How to Replace the Glow Plugs in a Turbo Diesel Engine How to Replace the Glow Plugs in a Turbo Diesel Engine

What You'll Need
Socket set
Extension socket length
Combination wrench
Thin wall socket
Screwdrivers
Glow plug reamer
Penetrating oil or WD40

A turbo diesel engine has glow plugs instead of spark plugs. They have no ignition system as is understood on a petrol car. This means that diesel engines rely on the glow plugs to heat the engine from cold. These instructions carry general removal and replacement help but cannot relate to every individual vehicle. If you need extra sources of help, consult your make and model manual in the section regarding glow plugs.

Step 1 – Preparation

It is always best to work on a vehicle when the engine is cold and has been sitting for a while. The parts which get very heated during use can cause harm. If your vehicle has a valve cover, remove that before you can start. If there is any other component that denies access to the glow plugs, remove those too.

Step 2 – Disconnection

The electrical connector should be detached. On the transmission dipstick loosen and remove the mounting nut (if it applies to your vehicle).  You might also need to detach other components such as the air cleaner. Once you can gain access, remove the glow plug(s) from the cylinder head inside the intake manifold.

Step 3 – The Plug

Unplug the wiring and remove the actual plug from the cylinder head, using the socket set and an appropriate sized fitting. You might see a buss bar (if your car has one) inside where the glow plugs are housed. Glow plugs look very similar to spark plug, except for the pencil shaped element on the other end. Some engines have tiny hand spaces so some plugs, as with sparks plugs, are not always easy to get to with the right socket. Use a longer length if you need to.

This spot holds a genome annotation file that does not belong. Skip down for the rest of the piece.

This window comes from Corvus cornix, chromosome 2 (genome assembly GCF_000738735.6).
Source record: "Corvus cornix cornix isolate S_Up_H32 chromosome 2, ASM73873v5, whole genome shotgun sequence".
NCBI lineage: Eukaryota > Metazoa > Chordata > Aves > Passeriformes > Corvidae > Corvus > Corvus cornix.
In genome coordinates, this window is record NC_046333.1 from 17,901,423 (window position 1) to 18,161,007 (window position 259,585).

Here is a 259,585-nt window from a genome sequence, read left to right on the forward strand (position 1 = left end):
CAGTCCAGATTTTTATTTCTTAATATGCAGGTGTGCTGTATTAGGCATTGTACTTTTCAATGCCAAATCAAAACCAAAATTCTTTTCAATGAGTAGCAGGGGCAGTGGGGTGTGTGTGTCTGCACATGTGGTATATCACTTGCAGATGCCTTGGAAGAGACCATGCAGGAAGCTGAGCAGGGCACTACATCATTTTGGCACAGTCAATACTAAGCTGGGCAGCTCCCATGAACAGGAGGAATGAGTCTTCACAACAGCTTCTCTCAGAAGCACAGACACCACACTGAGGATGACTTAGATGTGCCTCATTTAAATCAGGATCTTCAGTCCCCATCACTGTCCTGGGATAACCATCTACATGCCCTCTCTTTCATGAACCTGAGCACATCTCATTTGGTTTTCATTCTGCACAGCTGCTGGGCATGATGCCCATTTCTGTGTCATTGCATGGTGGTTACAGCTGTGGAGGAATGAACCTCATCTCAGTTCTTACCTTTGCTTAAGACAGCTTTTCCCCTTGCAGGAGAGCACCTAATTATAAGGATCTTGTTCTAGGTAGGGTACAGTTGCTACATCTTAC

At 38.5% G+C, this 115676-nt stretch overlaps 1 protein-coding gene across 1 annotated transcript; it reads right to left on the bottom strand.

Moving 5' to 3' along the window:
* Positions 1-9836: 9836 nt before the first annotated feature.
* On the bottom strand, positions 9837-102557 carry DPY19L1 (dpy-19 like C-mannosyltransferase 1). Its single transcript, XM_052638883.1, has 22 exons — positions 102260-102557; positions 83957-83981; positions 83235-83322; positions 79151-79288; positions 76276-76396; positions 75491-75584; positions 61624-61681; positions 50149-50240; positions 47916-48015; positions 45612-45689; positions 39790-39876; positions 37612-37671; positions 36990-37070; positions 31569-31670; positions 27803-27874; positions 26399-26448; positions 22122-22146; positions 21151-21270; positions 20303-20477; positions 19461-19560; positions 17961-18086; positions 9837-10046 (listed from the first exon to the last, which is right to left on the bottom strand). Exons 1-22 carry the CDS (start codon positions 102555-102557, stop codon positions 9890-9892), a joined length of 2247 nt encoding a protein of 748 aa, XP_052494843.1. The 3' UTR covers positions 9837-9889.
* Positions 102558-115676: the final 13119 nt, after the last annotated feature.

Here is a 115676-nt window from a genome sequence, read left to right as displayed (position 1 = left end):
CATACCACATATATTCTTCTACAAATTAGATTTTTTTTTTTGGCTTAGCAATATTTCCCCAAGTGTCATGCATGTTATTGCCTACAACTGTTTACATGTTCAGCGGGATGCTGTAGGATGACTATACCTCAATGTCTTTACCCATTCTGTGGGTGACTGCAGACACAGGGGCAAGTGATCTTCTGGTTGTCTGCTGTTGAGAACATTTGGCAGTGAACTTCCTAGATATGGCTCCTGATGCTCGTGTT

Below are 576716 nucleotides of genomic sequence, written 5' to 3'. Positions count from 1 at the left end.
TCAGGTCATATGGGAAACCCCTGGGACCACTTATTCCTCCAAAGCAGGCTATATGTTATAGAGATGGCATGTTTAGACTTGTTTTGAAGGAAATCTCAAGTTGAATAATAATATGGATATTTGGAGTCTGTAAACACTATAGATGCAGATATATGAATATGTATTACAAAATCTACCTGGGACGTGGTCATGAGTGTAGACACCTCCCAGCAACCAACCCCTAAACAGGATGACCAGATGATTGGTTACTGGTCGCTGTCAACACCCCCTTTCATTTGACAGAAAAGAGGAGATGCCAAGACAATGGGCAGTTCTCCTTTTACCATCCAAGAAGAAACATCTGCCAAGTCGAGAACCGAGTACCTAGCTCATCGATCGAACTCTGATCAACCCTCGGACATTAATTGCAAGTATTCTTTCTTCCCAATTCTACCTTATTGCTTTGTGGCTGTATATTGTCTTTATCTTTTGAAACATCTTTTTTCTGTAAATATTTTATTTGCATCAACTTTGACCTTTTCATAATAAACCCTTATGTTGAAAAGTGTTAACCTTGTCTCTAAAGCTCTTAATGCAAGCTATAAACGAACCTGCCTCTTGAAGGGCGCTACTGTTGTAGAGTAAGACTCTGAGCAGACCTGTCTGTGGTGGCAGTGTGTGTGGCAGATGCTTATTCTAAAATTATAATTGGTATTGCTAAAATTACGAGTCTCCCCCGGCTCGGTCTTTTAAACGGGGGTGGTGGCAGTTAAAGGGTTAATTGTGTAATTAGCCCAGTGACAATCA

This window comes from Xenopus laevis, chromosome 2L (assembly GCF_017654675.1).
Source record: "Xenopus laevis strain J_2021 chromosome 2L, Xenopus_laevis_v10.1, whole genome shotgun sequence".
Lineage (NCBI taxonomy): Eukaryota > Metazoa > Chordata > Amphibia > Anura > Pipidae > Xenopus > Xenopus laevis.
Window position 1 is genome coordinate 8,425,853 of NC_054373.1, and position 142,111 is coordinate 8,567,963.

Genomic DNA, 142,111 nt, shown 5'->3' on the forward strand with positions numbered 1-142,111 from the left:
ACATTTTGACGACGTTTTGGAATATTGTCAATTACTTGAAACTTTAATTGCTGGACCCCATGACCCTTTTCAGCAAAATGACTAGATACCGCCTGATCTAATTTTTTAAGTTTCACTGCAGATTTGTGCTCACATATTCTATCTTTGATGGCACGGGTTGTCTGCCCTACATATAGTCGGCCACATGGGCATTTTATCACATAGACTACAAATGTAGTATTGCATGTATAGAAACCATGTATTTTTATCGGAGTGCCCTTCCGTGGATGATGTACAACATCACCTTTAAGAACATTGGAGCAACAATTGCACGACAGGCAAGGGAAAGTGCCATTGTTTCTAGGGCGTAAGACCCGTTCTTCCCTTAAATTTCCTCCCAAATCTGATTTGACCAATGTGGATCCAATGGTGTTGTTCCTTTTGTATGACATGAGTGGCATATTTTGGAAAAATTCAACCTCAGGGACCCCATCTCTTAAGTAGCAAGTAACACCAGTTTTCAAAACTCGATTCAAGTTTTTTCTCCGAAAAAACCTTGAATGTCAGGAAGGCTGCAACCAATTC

Step 4 – Reaming

Reaming is not always necessary, but it is recommended. Use the reamer tool inside the hole where the glow plug came from. Screw the reamer into the socket and then screw it out again. This is to make sure the new plug has a clean and neat fitting to sit in. Coating the new plug in a small amount of anti-seize compound is often recommended too. This will prevent the plugs from seizing up in particularly cold whether and assist in better performance.

Step 5 – New Plug

Like with a new spark plug, the glow plug has a similar relocating procedure. Insert the new plug into the buss bar or hole of the cylinder head and tighten it. Do not over tighten the glow plug because you could cause it damage. You can then reconnect it to the terminal.

Step 6 – Reassembly

Reassemble the parts that were removed for access. If you had to remove the air cleaner or valve cover, make sure they are secured back on tightly. If the cover needs a new gasket you should replace it.

Got a New Project You're Proud of?

Post it on Your Projects!